If we put as much effort into understanding and optimizing the factors in a strategy as we did into tactical optimization, we’d probably be four or five times more effective.
Tactical testing and analysis, when done well and right, can yield returns of approximately 2% to 20%. In certain industries, like airlines and travel arbitrage, the profit margin is made up entirely on tactical testing and optimization. Revenue management, logistics, and competing on analytics is simply the norm. Compete or die. So I’m not knocking tactical analytics.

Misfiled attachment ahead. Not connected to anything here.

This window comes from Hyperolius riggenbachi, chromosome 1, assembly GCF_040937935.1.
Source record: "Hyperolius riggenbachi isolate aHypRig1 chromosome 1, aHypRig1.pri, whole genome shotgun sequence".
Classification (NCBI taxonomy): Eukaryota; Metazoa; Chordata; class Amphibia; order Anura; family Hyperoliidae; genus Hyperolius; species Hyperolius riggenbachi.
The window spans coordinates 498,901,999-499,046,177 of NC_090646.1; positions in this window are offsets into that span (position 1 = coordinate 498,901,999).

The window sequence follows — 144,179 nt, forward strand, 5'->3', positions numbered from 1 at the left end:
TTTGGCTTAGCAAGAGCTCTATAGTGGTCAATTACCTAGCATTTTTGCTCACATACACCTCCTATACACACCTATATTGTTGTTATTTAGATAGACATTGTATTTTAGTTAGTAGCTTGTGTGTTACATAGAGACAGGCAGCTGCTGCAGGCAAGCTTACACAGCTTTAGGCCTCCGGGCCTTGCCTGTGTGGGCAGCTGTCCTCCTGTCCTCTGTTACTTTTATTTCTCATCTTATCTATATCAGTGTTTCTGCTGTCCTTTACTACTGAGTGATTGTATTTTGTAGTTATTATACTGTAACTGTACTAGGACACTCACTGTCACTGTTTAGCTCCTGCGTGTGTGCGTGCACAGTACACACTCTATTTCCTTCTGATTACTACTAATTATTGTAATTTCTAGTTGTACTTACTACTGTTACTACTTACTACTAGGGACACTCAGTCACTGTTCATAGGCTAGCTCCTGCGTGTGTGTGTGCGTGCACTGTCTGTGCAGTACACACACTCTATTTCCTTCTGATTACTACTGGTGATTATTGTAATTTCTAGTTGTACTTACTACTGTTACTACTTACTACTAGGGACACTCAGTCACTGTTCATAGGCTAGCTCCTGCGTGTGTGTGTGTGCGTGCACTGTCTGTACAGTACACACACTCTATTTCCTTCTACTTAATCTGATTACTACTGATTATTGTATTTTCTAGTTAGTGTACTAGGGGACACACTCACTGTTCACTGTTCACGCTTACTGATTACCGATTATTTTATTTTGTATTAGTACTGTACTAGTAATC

In most instances, however, companies do not have to compete using analytics. That is to say, most companies do not see analytics as a key factor in their strategies.
Most companies certainly see strategy as the most important factor.
There are a few methodologies for producing what is likely, quantitatively, a good strategy. Five Forces and Six Sigma are two.
What should analytics contribute anything to the formulation of strategy?